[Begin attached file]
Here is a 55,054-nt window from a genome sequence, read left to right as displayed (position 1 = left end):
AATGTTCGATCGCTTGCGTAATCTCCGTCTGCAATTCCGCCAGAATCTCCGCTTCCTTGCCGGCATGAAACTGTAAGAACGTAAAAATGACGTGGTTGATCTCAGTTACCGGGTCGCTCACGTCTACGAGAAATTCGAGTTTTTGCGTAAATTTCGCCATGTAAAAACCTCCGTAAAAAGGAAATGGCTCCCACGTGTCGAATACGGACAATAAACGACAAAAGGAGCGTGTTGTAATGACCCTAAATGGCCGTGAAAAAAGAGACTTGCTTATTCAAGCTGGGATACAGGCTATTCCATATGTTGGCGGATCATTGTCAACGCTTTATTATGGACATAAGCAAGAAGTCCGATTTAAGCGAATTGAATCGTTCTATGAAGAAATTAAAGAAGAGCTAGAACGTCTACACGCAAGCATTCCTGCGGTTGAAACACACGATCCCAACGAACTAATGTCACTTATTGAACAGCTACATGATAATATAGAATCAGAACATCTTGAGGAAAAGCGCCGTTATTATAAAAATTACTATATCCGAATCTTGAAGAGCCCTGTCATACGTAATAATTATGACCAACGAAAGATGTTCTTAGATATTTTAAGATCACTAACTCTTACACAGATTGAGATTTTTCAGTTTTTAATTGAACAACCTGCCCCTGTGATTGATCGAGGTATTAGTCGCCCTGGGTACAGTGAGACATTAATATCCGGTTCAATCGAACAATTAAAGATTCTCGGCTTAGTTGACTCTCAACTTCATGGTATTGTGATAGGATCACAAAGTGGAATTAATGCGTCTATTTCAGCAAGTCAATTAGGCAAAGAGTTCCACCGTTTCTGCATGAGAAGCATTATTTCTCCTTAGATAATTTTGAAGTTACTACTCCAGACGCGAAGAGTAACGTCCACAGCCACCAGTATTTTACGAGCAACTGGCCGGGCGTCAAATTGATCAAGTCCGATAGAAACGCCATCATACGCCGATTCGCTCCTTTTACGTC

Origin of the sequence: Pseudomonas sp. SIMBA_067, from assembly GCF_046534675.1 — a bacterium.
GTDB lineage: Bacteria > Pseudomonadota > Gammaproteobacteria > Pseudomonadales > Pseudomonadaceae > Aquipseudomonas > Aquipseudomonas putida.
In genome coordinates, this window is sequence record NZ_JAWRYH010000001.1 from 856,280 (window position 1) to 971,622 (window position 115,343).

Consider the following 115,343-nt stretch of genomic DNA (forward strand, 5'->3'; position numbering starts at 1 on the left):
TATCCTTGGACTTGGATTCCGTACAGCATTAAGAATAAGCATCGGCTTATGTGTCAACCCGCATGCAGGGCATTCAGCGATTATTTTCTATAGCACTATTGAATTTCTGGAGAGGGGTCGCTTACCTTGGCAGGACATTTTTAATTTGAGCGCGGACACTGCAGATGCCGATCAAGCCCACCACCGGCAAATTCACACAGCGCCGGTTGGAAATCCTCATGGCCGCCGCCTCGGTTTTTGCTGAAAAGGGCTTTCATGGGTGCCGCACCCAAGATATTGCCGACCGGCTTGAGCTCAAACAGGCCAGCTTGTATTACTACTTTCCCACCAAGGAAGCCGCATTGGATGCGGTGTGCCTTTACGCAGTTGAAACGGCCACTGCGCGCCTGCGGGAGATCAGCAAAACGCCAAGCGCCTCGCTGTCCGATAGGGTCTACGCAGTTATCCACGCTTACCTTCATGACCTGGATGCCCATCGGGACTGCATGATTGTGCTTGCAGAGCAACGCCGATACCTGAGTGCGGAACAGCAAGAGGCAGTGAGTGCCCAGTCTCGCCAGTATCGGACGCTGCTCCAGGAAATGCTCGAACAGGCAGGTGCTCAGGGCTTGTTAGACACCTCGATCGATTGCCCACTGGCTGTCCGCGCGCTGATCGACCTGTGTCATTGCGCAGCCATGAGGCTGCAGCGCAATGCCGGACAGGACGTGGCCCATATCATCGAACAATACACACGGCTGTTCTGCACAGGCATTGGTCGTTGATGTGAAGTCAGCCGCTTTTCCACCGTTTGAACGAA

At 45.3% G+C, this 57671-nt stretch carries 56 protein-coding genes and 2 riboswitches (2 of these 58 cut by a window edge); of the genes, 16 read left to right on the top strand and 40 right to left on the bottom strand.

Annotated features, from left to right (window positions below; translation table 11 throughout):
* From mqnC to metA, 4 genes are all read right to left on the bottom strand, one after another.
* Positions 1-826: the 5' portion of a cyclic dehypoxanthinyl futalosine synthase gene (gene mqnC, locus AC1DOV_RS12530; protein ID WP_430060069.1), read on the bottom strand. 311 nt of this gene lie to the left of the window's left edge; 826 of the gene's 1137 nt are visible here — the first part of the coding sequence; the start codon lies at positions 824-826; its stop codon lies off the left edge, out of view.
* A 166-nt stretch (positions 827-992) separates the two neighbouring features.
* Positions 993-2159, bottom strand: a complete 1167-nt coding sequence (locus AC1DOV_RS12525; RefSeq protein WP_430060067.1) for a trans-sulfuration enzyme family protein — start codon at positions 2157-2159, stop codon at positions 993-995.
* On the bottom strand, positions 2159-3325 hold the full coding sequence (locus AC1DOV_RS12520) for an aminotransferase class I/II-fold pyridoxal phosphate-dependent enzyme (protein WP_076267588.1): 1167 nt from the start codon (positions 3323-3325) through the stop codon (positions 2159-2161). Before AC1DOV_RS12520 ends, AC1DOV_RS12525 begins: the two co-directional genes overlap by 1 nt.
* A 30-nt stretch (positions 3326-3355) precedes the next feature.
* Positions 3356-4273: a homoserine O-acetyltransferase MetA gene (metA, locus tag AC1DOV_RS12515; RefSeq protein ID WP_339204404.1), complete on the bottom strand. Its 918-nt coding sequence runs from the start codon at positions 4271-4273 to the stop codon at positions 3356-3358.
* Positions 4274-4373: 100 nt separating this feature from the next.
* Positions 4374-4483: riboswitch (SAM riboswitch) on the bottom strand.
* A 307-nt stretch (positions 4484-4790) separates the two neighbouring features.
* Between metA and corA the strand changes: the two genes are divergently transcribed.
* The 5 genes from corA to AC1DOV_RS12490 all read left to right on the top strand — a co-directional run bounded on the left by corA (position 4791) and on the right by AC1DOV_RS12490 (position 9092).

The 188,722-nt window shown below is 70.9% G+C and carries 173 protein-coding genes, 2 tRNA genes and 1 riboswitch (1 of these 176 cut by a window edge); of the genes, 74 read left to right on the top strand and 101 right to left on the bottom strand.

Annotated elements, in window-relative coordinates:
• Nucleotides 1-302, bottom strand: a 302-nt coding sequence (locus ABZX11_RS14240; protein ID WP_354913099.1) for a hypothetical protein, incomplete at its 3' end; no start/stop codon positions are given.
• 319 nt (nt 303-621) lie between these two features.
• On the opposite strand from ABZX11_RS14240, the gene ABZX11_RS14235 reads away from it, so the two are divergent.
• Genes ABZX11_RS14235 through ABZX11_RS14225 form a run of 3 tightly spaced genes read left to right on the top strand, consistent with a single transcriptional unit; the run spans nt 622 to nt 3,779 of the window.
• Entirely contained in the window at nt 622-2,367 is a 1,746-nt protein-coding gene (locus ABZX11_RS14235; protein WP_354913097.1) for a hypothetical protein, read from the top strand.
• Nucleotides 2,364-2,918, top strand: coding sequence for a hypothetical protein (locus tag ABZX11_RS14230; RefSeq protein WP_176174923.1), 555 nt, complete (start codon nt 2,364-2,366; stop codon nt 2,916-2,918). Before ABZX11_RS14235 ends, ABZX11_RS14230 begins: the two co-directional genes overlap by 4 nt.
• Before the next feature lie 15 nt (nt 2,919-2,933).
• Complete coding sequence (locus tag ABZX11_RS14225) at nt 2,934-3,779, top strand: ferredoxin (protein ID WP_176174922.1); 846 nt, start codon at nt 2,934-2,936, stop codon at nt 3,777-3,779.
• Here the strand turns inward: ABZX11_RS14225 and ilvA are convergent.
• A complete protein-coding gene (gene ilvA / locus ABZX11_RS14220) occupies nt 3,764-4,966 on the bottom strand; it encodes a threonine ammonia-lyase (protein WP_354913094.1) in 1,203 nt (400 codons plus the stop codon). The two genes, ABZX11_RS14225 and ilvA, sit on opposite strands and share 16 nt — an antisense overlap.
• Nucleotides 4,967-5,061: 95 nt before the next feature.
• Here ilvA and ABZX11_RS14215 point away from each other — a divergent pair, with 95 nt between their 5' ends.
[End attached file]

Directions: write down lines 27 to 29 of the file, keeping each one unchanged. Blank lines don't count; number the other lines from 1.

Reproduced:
• Genes ABZX11_RS14235 through ABZX11_RS14225 form a run of 3 tightly spaced genes read left to right on the top strand, consistent with a single transcriptional unit; the run spans nt 622 to nt 3,779 of the window.
• Entirely contained in the window at nt 622-2,367 is a 1,746-nt protein-coding gene (locus ABZX11_RS14235; protein WP_354913097.1) for a hypothetical protein, read from the top strand.
• Nucleotides 2,364-2,918, top strand: coding sequence for a hypothetical protein (locus tag ABZX11_RS14230; RefSeq protein WP_176174923.1), 555 nt, complete (start codon nt 2,364-2,366; stop codon nt 2,916-2,918). Before ABZX11_RS14235 ends, ABZX11_RS14230 begins: the two co-directional genes overlap by 4 nt.